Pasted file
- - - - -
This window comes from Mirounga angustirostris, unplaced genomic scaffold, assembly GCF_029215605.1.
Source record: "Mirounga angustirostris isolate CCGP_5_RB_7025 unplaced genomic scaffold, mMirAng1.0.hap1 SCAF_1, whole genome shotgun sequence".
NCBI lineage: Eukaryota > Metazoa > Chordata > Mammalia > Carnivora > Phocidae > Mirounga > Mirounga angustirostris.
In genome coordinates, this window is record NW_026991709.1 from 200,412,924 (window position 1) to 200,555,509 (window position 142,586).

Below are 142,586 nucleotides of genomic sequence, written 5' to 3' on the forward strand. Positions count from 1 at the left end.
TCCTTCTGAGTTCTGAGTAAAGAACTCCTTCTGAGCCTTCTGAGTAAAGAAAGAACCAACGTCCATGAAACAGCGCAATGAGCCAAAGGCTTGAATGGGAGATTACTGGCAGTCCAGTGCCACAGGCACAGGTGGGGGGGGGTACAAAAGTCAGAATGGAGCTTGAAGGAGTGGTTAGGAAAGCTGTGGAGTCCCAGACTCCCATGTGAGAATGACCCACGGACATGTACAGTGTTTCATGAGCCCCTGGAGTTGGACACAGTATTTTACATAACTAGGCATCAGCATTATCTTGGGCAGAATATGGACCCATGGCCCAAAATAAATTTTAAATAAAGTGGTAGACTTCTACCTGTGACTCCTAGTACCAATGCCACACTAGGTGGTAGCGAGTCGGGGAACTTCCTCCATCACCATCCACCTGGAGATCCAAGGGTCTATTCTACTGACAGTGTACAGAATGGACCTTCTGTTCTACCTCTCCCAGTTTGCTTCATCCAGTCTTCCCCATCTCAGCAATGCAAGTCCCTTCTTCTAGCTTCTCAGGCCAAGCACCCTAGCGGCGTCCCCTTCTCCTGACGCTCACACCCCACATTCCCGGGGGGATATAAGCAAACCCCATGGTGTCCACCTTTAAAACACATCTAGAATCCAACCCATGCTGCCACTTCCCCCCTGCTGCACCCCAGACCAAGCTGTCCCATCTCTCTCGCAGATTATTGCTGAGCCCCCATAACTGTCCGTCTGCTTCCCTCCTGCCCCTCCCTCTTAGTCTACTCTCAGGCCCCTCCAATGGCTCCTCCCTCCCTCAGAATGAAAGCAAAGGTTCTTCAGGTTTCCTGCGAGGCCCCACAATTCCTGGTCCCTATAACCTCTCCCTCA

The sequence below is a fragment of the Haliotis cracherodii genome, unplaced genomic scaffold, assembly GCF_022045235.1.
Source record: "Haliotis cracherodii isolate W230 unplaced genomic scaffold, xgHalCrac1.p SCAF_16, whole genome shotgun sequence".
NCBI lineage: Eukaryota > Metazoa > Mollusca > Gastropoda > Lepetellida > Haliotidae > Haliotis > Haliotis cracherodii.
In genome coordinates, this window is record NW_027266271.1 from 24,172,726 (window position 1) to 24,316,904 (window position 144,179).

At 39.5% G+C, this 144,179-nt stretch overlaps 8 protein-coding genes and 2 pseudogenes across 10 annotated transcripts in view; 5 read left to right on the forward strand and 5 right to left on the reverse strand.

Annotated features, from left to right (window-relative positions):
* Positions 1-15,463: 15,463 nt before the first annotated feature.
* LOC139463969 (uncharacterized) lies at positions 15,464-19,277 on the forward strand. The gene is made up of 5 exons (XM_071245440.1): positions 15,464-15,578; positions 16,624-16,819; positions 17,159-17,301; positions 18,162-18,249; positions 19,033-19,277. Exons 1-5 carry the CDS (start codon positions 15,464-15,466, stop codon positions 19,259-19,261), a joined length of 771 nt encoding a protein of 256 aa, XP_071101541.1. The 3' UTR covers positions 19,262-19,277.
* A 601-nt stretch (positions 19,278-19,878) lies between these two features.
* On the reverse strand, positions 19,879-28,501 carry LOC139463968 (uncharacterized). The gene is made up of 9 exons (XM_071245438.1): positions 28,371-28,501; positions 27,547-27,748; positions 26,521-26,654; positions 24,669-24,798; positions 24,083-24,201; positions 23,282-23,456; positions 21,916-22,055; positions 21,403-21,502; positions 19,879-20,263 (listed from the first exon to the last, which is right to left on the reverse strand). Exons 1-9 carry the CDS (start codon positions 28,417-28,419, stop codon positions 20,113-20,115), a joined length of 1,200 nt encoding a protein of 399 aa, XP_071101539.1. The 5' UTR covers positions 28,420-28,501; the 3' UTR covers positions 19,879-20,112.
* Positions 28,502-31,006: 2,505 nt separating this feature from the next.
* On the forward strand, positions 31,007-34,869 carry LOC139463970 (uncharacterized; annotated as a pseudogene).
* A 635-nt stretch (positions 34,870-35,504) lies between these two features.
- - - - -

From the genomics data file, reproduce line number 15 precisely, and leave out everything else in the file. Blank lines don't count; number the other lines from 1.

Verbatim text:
* A 601-nt stretch (positions 19,278-19,878) lies between these two features.